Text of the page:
July 19, 2011

Hamline Student and Alumna Were Each Honored for Innovative Ideas for Enacting Social Change.

Winning Ideas main

Members of the Hamline community aren’t just passionate about issues of social justice, they generate solutions and put those plans into action.

The Saint Paul Foundation recently challenged Minnesotans to brainstorm ways to reduce racism in their communities through its Facing Race Idea Challenge. Two winners emerged from an online vote, and both winners have strong ties to Hamline. Current undergraduate student
Jake Branchaud-Linsk and alumna Kate Towle now each have the opportunity to implement their winning plans with $2,500 in grant money.

Branchaud-Linsk will use his grant to provide conflict resolution and communication training to groups of diverse high school students to facilitate conversations about race with younger peer groups. The Hamline political science and philosophy major got inspiration from his youth engagement work at the Dispute Resolution Center in Saint Paul, made possible by a Phillips Family Foundation scholarship.


"I want to help build a society that has the skills and confidence to engage in thoughtful discussion about contentious and uncomfortable issues,” Branchaud-Linsk said. “Real equality and respect for diversity will not be possible until we learn to talk about race in an appropriate way."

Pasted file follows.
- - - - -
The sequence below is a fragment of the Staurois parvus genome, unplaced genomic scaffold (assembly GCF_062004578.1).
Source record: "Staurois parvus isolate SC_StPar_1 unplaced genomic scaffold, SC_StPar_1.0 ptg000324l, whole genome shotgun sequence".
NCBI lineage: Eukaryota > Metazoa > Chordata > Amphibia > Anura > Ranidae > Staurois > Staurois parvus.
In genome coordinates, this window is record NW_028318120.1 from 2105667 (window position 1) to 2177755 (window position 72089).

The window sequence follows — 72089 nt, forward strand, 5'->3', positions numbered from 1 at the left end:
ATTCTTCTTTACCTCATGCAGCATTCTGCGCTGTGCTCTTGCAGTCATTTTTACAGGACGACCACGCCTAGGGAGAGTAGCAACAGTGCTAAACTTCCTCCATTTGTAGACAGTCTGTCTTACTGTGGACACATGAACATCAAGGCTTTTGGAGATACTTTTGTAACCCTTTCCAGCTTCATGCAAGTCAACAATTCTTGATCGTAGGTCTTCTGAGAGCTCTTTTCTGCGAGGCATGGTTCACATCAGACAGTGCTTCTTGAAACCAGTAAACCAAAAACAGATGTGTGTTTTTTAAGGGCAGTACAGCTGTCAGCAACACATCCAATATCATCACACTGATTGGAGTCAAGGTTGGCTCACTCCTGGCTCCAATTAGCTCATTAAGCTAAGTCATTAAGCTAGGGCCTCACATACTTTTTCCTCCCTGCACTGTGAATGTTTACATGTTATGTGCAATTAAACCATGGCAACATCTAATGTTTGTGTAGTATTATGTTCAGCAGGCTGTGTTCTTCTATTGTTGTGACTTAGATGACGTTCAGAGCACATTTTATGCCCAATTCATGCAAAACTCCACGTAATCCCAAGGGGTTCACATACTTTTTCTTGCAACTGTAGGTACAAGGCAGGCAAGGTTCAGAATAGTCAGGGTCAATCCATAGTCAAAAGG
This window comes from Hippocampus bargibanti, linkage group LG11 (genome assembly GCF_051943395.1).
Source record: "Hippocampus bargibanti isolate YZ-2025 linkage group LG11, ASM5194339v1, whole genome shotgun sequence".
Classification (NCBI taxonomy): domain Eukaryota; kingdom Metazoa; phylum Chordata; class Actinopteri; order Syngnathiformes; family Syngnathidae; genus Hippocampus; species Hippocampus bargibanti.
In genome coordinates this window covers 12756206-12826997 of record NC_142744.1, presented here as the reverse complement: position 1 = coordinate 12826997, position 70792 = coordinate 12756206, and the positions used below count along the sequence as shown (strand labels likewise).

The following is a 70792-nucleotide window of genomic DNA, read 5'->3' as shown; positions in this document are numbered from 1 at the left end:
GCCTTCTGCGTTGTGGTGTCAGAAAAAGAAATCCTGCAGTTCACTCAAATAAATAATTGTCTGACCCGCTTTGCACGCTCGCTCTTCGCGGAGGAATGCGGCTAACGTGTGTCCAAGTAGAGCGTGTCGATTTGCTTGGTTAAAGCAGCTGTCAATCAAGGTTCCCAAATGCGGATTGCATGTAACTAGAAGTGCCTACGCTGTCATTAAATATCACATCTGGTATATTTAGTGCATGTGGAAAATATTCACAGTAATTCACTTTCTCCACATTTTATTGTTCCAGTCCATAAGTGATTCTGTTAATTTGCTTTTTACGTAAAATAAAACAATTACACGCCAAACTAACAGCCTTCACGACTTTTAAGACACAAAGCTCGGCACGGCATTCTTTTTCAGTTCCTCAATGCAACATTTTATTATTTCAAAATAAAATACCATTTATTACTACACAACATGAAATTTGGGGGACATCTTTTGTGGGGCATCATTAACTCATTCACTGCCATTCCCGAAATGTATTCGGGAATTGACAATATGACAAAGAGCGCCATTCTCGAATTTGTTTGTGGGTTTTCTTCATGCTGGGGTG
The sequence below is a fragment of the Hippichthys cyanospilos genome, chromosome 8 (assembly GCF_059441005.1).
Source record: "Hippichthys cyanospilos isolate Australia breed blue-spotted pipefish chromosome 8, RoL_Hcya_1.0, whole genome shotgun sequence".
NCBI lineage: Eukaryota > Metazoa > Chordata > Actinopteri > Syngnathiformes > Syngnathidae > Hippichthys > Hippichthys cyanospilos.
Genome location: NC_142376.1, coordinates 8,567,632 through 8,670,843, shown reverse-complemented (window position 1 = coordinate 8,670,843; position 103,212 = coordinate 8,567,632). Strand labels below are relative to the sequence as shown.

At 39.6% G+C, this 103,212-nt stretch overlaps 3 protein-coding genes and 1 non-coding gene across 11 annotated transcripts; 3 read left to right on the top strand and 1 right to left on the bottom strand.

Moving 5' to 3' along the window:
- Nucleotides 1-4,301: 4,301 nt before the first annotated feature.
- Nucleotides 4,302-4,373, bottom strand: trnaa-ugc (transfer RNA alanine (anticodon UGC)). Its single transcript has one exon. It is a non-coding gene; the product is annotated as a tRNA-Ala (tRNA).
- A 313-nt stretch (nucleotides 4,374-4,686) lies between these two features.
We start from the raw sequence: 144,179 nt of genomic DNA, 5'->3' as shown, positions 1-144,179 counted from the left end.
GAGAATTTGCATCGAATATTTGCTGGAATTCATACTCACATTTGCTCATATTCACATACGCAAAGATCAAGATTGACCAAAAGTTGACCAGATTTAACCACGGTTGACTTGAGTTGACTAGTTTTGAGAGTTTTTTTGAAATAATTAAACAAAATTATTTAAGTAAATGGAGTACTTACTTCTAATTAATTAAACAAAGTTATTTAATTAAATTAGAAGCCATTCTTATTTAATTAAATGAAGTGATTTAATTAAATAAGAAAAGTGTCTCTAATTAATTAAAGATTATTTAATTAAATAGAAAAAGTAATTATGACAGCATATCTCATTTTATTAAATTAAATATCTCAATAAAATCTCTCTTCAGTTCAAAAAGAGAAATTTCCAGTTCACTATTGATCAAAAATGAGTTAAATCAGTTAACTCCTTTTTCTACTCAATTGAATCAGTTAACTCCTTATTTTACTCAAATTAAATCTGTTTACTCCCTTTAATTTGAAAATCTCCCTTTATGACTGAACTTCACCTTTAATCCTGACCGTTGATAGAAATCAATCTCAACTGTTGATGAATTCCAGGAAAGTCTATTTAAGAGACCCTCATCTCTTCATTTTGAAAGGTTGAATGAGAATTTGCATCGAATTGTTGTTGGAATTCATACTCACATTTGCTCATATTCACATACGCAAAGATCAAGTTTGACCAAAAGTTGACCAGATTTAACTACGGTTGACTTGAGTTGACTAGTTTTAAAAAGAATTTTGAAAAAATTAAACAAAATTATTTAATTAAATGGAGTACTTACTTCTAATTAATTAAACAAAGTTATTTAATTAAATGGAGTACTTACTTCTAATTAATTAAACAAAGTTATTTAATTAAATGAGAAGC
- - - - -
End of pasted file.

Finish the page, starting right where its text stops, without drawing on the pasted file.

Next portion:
1983 Hamline alumna Kate Towle will use her grant to
support curriculum development, outreach, and the ongoing work of Project s.t.a.r.t. (students together against racial tension) Leadership. Towle believes the program will create an effective venue for youth to practice leadership while tackling the challenging issue of educational equity.

“The youth leadership idea that I submitted to the Facing Idea Challenge was inspired by high school students—I just acted as their adult ally and helped translate their ideas for a broader audience,” Towle said. “The win validated our shared belief that young people need and deserve safe places where they can practice intercultural bridging and equity work alongside adults.”


Towle was a French and international relations major at Hamline and continues to be an active racial justice facilitator in the community.


“I have seen that when students learn about the barriers that their peers of color experience and how it impacts their young lives, they want to take action with adults to create a more equitable society,” Towle said.

It wasn’t a surprise to Hamline’s vice president for academic and student affairs that not one, but two people with connections to the university would win such an award.

“It certainly deli
ghts me to hear that they have received this level of recognition for their embodiment of Hamline's commitment to social justice, civic responsibility, and inclusive leadership and service," David Stern said. "I applaud them both for their outstanding efforts to reduce racial tension in our communities, and I applaud the Saint Paul Foundation for its leadership in encouraging and guiding us all in conversation and action around such an important issue."